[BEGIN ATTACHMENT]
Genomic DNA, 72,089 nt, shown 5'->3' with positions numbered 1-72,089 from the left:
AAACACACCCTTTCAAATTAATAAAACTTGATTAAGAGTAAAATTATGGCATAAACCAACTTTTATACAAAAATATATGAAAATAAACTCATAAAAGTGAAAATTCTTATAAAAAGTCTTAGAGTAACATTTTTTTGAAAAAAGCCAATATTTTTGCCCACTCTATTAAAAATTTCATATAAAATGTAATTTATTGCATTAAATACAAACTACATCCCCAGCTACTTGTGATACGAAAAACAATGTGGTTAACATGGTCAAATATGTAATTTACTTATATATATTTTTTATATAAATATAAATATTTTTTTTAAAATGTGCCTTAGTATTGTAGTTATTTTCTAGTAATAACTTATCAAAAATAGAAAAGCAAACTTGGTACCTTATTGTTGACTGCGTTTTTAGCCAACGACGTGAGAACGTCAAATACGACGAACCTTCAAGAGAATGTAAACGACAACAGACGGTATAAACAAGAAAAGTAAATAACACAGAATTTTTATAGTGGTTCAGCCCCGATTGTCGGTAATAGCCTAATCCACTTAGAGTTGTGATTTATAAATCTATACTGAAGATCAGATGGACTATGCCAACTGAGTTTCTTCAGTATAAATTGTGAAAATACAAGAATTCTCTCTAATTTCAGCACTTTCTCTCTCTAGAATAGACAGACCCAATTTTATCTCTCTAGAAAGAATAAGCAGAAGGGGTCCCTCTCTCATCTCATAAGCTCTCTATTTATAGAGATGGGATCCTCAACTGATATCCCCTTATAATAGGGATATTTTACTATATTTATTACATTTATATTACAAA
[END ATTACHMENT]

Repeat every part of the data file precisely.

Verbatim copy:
Genomic DNA, 72,089 nt, shown 5'->3' with positions numbered 1-72,089 from the left:
AAACACACCCTTTCAAATTAATAAAACTTGATTAAGAGTAAAATTATGGCATAAACCAACTTTTATACAAAAATATATGAAAATAAACTCATAAAAGTGAAAATTCTTATAAAAAGTCTTAGAGTAACATTTTTTTGAAAAAAGCCAATATTTTTGCCCACTCTATTAAAAATTTCATATAAAATGTAATTTATTGCATTAAATACAAACTACATCCCCAGCTACTTGTGATACGAAAAACAATGTGGTTAACATGGTCAAATATGTAATTTACTTATATATATTTTTTATATAAATATAAATATTTTTTTTAAAATGTGCCTTAGTATTGTAGTTATTTTCTAGTAATAACTTATCAAAAATAGAAAAGCAAACTTGGTACCTTATTGTTGACTGCGTTTTTAGCCAACGACGTGAGAACGTCAAATACGACGAACCTTCAAGAGAATGTAAACGACAACAGACGGTATAAACAAGAAAAGTAAATAACACAGAATTTTTATAGTGGTTCAGCCCCGATTGTCGGTAATAGCCTAATCCACTTAGAGTTGTGATTTATAAATCTATACTGAAGATCAGATGGACTATGCCAACTGAGTTTCTTCAGTATAAATTGTGAAAATACAAGAATTCTCTCTAATTTCAGCACTTTCTCTCTCTAGAATAGACAGACCCAATTTTATCTCTCTAGAAAGAATAAGCAGAAGGGGTCCCTCTCTCATCTCATAAGCTCTCTATTTATAGAGATGGGATCCTCAACTGATATCCCCTTATAATAGGGATATTTTACTATATTTATTACATTTATATTACAAA